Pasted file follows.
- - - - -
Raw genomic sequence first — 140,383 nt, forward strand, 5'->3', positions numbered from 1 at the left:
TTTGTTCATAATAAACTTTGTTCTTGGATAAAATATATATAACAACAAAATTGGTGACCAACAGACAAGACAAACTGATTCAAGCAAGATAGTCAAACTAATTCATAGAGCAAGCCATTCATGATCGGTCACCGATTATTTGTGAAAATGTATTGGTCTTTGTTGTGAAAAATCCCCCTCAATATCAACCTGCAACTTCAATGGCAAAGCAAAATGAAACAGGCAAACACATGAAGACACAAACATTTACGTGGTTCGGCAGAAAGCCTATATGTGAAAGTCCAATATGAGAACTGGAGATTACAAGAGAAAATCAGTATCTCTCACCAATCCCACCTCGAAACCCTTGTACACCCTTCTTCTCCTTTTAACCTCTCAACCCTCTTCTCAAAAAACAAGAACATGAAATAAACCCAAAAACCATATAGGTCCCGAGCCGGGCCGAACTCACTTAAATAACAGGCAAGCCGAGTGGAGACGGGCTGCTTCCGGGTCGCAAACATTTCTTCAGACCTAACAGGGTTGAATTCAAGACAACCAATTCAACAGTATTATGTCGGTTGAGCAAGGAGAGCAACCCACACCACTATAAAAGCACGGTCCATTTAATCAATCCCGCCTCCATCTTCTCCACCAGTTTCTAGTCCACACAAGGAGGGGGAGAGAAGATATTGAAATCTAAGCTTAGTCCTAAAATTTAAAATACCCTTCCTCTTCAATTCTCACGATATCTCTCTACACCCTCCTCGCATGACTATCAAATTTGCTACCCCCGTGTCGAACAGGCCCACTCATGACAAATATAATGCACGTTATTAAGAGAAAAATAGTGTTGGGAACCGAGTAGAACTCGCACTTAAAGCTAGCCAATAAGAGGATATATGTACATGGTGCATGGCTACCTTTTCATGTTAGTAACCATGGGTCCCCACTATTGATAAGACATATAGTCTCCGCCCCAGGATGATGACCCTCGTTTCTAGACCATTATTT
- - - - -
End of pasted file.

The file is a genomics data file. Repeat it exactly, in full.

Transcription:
Raw genomic sequence first — 140,383 nt, forward strand, 5'->3', positions numbered from 1 at the left:
TTTGTTCATAATAAACTTTGTTCTTGGATAAAATATATATAACAACAAAATTGGTGACCAACAGACAAGACAAACTGATTCAAGCAAGATAGTCAAACTAATTCATAGAGCAAGCCATTCATGATCGGTCACCGATTATTTGTGAAAATGTATTGGTCTTTGTTGTGAAAAATCCCCCTCAATATCAACCTGCAACTTCAATGGCAAAGCAAAATGAAACAGGCAAACACATGAAGACACAAACATTTACGTGGTTCGGCAGAAAGCCTATATGTGAAAGTCCAATATGAGAACTGGAGATTACAAGAGAAAATCAGTATCTCTCACCAATCCCACCTCGAAACCCTTGTACACCCTTCTTCTCCTTTTAACCTCTCAACCCTCTTCTCAAAAAACAAGAACATGAAATAAACCCAAAAACCATATAGGTCCCGAGCCGGGCCGAACTCACTTAAATAACAGGCAAGCCGAGTGGAGACGGGCTGCTTCCGGGTCGCAAACATTTCTTCAGACCTAACAGGGTTGAATTCAAGACAACCAATTCAACAGTATTATGTCGGTTGAGCAAGGAGAGCAACCCACACCACTATAAAAGCACGGTCCATTTAATCAATCCCGCCTCCATCTTCTCCACCAGTTTCTAGTCCACACAAGGAGGGGGAGAGAAGATATTGAAATCTAAGCTTAGTCCTAAAATTTAAAATACCCTTCCTCTTCAATTCTCACGATATCTCTCTACACCCTCCTCGCATGACTATCAAATTTGCTACCCCCGTGTCGAACAGGCCCACTCATGACAAATATAATGCACGTTATTAAGAGAAAAATAGTGTTGGGAACCGAGTAGAACTCGCACTTAAAGCTAGCCAATAAGAGGATATATGTACATGGTGCATGGCTACCTTTTCATGTTAGTAACCATGGGTCCCCACTATTGATAAGACATATAGTCTCCGCCCCAGGATGATGACCCTCGTTTCTAGACCATTATTT